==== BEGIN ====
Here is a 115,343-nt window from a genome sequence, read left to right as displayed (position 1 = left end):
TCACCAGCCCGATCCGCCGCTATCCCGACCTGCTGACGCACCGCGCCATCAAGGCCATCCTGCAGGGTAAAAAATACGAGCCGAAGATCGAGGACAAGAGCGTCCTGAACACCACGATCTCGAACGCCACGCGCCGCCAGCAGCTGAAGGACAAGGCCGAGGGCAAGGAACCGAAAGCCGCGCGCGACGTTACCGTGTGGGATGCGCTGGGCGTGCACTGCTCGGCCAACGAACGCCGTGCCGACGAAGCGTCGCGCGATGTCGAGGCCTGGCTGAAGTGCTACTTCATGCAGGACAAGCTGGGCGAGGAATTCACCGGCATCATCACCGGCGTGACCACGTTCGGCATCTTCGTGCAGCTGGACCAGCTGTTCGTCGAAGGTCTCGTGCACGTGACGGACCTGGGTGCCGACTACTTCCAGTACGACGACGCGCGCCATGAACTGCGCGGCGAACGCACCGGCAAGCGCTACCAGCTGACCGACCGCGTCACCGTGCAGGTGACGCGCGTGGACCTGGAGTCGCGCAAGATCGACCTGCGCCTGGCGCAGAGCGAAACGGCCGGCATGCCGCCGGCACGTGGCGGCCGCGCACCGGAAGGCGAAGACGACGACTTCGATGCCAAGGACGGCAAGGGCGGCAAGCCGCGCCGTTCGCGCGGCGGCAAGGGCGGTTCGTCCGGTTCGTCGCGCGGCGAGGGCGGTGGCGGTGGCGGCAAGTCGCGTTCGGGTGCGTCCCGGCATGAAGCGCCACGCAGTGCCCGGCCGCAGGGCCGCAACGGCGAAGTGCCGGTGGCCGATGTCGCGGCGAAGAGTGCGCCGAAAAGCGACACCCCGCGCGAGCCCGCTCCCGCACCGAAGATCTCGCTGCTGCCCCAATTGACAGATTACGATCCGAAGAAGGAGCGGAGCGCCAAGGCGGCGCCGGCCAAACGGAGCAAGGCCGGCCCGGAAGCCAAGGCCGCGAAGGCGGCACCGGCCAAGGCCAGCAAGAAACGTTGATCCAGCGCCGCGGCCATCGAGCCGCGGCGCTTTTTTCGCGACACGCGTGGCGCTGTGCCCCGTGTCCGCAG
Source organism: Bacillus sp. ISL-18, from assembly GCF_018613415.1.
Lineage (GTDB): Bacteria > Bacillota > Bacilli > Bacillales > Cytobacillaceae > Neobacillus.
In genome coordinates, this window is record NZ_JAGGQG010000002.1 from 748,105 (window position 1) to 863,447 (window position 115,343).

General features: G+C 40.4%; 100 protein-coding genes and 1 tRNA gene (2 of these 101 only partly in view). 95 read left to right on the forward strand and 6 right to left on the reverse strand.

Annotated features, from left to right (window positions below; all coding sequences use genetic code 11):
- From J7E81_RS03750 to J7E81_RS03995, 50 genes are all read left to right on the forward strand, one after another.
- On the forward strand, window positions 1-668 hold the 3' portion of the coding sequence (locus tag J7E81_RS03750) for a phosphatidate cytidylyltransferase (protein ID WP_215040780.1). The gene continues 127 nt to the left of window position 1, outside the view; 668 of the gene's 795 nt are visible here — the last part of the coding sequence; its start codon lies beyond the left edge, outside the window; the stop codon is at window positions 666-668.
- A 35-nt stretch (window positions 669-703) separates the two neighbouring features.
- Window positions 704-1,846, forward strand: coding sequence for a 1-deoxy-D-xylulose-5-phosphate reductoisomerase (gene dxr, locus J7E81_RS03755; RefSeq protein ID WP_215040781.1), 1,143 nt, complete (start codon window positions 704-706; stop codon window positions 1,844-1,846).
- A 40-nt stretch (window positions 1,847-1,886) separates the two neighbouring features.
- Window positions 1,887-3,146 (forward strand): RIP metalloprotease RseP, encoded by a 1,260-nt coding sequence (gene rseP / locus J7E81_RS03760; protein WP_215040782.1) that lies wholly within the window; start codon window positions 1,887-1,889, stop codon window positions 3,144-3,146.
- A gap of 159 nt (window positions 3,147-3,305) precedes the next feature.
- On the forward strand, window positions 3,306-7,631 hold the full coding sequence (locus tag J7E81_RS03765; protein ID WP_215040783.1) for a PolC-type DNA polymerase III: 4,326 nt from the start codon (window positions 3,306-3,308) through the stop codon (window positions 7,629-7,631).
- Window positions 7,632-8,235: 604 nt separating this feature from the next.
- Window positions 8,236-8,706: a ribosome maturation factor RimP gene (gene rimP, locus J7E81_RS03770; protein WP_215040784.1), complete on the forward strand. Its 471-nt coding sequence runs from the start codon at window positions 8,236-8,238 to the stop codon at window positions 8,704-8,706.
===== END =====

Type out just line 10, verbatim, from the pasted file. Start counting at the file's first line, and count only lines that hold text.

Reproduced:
- A 35-nt stretch (window positions 669-703) separates the two neighbouring features.